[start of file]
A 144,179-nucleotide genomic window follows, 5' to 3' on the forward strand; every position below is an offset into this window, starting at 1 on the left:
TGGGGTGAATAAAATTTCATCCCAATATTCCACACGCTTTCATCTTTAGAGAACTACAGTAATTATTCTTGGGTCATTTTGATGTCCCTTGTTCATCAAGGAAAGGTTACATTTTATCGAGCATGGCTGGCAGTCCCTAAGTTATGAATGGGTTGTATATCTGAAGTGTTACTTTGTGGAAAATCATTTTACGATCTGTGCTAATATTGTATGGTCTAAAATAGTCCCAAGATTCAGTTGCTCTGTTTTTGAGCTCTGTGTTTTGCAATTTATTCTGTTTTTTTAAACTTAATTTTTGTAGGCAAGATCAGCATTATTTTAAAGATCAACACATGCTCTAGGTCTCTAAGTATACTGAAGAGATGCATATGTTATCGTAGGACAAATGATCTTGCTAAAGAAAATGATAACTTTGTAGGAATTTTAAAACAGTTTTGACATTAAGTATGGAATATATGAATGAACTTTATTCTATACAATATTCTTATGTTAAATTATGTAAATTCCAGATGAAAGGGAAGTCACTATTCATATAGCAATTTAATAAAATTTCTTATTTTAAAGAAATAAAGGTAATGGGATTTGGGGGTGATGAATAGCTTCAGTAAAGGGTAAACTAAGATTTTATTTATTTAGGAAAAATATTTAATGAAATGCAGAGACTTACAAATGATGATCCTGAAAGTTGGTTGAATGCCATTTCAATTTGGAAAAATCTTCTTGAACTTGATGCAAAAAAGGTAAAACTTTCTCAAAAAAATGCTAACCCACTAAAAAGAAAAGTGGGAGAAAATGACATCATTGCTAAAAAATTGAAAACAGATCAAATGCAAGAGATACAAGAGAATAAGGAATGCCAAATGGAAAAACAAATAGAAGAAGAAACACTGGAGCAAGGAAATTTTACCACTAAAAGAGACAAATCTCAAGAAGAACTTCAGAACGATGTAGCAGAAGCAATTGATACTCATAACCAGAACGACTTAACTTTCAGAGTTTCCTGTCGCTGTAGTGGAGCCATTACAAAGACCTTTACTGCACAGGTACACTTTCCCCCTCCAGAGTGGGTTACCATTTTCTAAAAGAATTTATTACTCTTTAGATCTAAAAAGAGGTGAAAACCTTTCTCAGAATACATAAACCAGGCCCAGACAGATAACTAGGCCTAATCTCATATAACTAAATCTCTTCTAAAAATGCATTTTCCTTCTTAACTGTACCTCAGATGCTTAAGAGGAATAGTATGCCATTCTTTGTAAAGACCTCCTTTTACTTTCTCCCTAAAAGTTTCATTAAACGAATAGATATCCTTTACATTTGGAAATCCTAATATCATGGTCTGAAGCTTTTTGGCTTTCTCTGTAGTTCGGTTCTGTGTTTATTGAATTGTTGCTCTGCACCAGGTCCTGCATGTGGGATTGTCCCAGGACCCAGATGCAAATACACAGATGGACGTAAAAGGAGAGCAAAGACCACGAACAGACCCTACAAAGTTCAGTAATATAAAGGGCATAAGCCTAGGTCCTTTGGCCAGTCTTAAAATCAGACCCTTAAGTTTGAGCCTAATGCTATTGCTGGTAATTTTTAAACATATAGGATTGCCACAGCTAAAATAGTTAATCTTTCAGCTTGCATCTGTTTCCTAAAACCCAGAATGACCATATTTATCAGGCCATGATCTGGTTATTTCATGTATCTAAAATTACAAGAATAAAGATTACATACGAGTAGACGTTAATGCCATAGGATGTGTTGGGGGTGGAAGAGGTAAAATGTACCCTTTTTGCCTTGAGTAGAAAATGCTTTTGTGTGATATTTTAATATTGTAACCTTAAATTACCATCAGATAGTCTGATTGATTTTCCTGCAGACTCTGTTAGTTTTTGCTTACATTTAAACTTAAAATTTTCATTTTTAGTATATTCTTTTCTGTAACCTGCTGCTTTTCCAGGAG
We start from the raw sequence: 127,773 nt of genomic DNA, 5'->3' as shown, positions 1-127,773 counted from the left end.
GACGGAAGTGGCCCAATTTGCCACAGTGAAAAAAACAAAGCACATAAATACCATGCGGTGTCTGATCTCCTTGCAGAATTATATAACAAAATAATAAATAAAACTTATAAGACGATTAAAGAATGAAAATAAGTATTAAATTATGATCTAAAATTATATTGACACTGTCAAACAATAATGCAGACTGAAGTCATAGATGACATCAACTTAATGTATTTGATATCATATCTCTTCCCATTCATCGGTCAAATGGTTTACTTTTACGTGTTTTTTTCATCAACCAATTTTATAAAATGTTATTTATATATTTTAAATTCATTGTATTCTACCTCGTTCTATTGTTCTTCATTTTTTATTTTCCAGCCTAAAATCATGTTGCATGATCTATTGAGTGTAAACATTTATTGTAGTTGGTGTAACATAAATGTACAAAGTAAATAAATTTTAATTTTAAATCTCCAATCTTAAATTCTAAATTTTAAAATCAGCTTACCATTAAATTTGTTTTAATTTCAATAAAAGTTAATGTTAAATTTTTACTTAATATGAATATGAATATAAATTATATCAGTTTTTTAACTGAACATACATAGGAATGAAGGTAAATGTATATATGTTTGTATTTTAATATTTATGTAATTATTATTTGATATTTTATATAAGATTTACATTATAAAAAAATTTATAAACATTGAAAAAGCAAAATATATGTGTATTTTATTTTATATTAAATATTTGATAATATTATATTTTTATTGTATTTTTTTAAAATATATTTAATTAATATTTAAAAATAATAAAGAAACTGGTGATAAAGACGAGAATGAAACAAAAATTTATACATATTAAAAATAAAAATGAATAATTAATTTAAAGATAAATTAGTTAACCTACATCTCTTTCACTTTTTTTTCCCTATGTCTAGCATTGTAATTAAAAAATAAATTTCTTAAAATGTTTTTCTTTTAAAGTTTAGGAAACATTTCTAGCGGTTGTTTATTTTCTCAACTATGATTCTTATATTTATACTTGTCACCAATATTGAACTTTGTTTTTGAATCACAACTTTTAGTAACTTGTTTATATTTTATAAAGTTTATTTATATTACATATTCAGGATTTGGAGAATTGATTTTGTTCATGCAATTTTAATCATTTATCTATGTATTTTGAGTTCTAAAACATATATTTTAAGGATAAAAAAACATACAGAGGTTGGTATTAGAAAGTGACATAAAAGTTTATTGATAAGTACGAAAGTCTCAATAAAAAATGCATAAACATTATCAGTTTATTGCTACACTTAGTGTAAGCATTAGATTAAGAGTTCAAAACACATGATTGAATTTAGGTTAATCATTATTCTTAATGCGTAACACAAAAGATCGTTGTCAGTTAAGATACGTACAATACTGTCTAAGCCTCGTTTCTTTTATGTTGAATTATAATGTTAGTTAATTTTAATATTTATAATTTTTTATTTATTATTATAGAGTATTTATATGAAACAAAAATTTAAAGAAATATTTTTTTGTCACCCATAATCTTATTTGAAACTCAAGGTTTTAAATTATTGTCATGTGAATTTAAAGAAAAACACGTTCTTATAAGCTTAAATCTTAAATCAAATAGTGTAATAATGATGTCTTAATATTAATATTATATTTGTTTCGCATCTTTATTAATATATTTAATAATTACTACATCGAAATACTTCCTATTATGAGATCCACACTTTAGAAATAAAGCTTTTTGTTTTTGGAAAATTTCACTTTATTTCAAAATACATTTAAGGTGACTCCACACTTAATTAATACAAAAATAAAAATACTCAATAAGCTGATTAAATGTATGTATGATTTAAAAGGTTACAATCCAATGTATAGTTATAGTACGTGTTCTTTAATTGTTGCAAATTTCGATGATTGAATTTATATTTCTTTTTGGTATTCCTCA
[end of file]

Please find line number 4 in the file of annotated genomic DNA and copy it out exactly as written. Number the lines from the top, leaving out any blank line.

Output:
GACGGAAGTGGCCCAATTTGCCACAGTGAAAAAAACAAAGCACATAAATACCATGCGGTGTCTGATCTCCTTGCAGAATTATATAACAAAATAATAAATAAAACTTATAAGACGATTAAAGAATGAAAATAAGTATTAAATTATGATCTAAAATTATATTGACACTGTCAAACAATAATGCAGACTGAAGTCATAGATGACATCAACTTAATGTATTTGATATCATATCTCTTCCCATTCATCGGTCAAATGGTTTACTTTTACGTGTTTTTTTCATCAACCAATTTTATAAAATGTTATTTATATATTTTAAATTCATTGTATTCTACCTCGTTCTATTGTTCTTCATTTTTTATTTTCCAGCCTAAAATCATGTTGCATGATCTATTGAGTGTAAACATTTATTGTAGTTGGTGTAACATAAATGTACAAAGTAAATAAATTTTAATTTTAAATCTCCAATCTTAAATTCTAAATTTTAAAATCAGCTTACCATTAAATTTGTTTTAATTTCAATAAAAGTTAATGTTAAATTTTTACTTAATATGAATATGAATATAAATTATATCAGTTTTTTAACTGAACATACATAGGAATGAAGGTAAATGTATATATGTTTGTATTTTAATATTTATGTAATTATTATTTGATATTTTATATAAGATTTACATTATAAAAAAATTTATAAACATTGAAAAAGCAAAATATATGTGTATTTTATTTTATATTAAATATTTGATAATATTATATTTTTATTGTATTTTTTTAAAATATATTTAATTAATATTTAAAAATAATAAAGAAACTGGTGATAAAGACGAGAATGAAACAAAAATTTATACATATTAAAAATAAAAATGAATAATTAATTTAAAGATAAATTAGTTAACCTACATCTCTTTCACTTTTTTTTCCCTATGTCTAGCATTGTAATTAAAAAATAAATTTCTTAAAATGTTTTTCTTTTAAAGTTTAGGAAACATTTCTAGCGGTTGTTTATTTTCTCAACTATGATTCTTATATTTATACTTGTCACCAATATTGAACTTTGTTTTTGAATCACAACTTTTAGTAACTTGTTTATATTTTATAAAGTTTATTTATATTACATATTCAGGATTTGGAGAATTGATTTTGTTCATGCAATTTTAATCATTTATCTATGTATTTTGAGTTCTAAAACATATATTTTAAGGATAAAAAAACATACAGAGGTTGGTATTAGAAAGTGACATAAAAGTTTATTGATAAGTACGAAAGTCTCAATAAAAAATGCATAAACATTATCAGTTTATTGCTACACTTAGTGTAAGCATTAGATTAAGAGTTCAAAACACATGATTGAATTTAGGTTAATCATTATTCTTAATGCGTAACACAAAAGATCGTTGTCAGTTAAGATACGTACAATACTGTCTAAGCCTCGTTTCTTTTATGTTGAATTATAATGTTAGTTAATTTTAATATTTATAATTTTTTATTTATTATTATAGAGTATTTATATGAAACAAAAATTTAAAGAAATATTTTTTTGTCACCCATAATCTTATTTGAAACTCAAGGTTTTAAATTATTGTCATGTGAATTTAAAGAAAAACACGTTCTTATAAGCTTAAATCTTAAATCAAATAGTGTAATAATGATGTCTTAATATTAATATTATATTTGTTTCGCATCTTTATTAATATATTTAATAATTACTACATCGAAATACTTCCTATTATGAGATCCACACTTTAGAAATAAAGCTTTTTGTTTTTGGAAAATTTCACTTTATTTCAAAATACATTTAAGGTGACTCCACACTTAATTAATACAAAAATAAAAATACTCAATAAGCTGATTAAATGTATGTATGATTTAAAAGGTTACAATCCAATGTATAGTTATAGTACGTGTTCTTTAATTGTTGCAAATTTCGATGATTGAATTTATATTTCTTTTTGGTATTCCTCA